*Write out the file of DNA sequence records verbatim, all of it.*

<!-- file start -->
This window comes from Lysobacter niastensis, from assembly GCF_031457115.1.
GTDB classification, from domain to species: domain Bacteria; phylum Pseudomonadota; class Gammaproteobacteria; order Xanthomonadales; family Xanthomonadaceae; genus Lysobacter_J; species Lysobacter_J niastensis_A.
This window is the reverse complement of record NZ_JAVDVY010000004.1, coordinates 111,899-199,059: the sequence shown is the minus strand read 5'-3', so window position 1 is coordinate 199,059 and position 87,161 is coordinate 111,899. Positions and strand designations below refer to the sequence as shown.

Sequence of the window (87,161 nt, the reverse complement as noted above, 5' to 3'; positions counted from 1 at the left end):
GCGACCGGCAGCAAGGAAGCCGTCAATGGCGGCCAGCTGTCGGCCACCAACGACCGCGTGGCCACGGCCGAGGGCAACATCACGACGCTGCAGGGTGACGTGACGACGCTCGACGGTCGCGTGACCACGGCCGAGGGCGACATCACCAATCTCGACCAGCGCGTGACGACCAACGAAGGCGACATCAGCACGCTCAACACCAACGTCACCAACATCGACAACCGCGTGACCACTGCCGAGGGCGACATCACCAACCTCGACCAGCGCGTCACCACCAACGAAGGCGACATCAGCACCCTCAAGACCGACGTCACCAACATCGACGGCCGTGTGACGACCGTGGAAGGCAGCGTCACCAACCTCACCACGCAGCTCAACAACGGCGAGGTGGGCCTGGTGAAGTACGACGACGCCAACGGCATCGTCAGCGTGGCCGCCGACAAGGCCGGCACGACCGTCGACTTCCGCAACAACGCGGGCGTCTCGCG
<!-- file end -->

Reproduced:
This window comes from Lysobacter niastensis, from assembly GCF_031457115.1.
GTDB classification, from domain to species: domain Bacteria; phylum Pseudomonadota; class Gammaproteobacteria; order Xanthomonadales; family Xanthomonadaceae; genus Lysobacter_J; species Lysobacter_J niastensis_A.
This window is the reverse complement of record NZ_JAVDVY010000004.1, coordinates 111,899-199,059: the sequence shown is the minus strand read 5'-3', so window position 1 is coordinate 199,059 and position 87,161 is coordinate 111,899. Positions and strand designations below refer to the sequence as shown.

Sequence of the window (87,161 nt, the reverse complement as noted above, 5' to 3'; positions counted from 1 at the left end):
GCGACCGGCAGCAAGGAAGCCGTCAATGGCGGCCAGCTGTCGGCCACCAACGACCGCGTGGCCACGGCCGAGGGCAACATCACGACGCTGCAGGGTGACGTGACGACGCTCGACGGTCGCGTGACCACGGCCGAGGGCGACATCACCAATCTCGACCAGCGCGTGACGACCAACGAAGGCGACATCAGCACGCTCAACACCAACGTCACCAACATCGACAACCGCGTGACCACTGCCGAGGGCGACATCACCAACCTCGACCAGCGCGTCACCACCAACGAAGGCGACATCAGCACCCTCAAGACCGACGTCACCAACATCGACGGCCGTGTGACGACCGTGGAAGGCAGCGTCACCAACCTCACCACGCAGCTCAACAACGGCGAGGTGGGCCTGGTGAAGTACGACGACGCCAACGGCATCGTCAGCGTGGCCGCCGACAAGGCCGGCACGACCGTCGACTTCCGCAACAACGCGGGCGTCTCGCG